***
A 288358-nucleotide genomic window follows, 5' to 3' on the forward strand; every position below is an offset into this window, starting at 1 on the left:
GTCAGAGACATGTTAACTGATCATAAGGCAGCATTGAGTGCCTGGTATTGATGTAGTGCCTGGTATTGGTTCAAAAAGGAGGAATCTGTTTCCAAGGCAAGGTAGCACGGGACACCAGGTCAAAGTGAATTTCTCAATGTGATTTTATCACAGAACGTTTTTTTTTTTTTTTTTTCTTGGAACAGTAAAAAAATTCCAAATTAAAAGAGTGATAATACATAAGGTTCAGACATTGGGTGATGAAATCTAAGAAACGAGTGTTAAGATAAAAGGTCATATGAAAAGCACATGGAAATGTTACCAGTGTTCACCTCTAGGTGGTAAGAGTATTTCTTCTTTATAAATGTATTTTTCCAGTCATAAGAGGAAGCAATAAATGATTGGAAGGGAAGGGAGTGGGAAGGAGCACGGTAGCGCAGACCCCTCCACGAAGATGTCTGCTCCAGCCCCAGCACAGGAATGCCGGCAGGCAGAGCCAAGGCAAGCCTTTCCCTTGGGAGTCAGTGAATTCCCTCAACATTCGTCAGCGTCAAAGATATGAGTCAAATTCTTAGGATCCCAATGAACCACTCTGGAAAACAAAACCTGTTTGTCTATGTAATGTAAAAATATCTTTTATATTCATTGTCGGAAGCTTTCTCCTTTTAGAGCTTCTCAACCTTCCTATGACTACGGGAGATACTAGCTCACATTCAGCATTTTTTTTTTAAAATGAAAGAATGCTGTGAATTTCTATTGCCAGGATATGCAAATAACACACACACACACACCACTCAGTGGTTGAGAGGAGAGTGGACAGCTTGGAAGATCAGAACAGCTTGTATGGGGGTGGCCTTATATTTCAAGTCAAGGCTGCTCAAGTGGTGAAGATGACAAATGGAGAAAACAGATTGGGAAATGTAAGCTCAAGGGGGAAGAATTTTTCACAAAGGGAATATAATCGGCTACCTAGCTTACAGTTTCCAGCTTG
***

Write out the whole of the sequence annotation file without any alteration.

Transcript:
A 288358-nucleotide genomic window follows, 5' to 3' on the forward strand; every position below is an offset into this window, starting at 1 on the left:
GTCAGAGACATGTTAACTGATCATAAGGCAGCATTGAGTGCCTGGTATTGATGTAGTGCCTGGTATTGGTTCAAAAAGGAGGAATCTGTTTCCAAGGCAAGGTAGCACGGGACACCAGGTCAAAGTGAATTTCTCAATGTGATTTTATCACAGAACGTTTTTTTTTTTTTTTTTTCTTGGAACAGTAAAAAAATTCCAAATTAAAAGAGTGATAATACATAAGGTTCAGACATTGGGTGATGAAATCTAAGAAACGAGTGTTAAGATAAAAGGTCATATGAAAAGCACATGGAAATGTTACCAGTGTTCACCTCTAGGTGGTAAGAGTATTTCTTCTTTATAAATGTATTTTTCCAGTCATAAGAGGAAGCAATAAATGATTGGAAGGGAAGGGAGTGGGAAGGAGCACGGTAGCGCAGACCCCTCCACGAAGATGTCTGCTCCAGCCCCAGCACAGGAATGCCGGCAGGCAGAGCCAAGGCAAGCCTTTCCCTTGGGAGTCAGTGAATTCCCTCAACATTCGTCAGCGTCAAAGATATGAGTCAAATTCTTAGGATCCCAATGAACCACTCTGGAAAACAAAACCTGTTTGTCTATGTAATGTAAAAATATCTTTTATATTCATTGTCGGAAGCTTTCTCCTTTTAGAGCTTCTCAACCTTCCTATGACTACGGGAGATACTAGCTCACATTCAGCATTTTTTTTTTAAAATGAAAGAATGCTGTGAATTTCTATTGCCAGGATATGCAAATAACACACACACACACACCACTCAGTGGTTGAGAGGAGAGTGGACAGCTTGGAAGATCAGAACAGCTTGTATGGGGGTGGCCTTATATTTCAAGTCAAGGCTGCTCAAGTGGTGAAGATGACAAATGGAGAAAACAGATTGGGAAATGTAAGCTCAAGGGGGAAGAATTTTTCACAAAGGGAATATAATCGGCTACCTAGCTTACAGTTTCCAGCTTG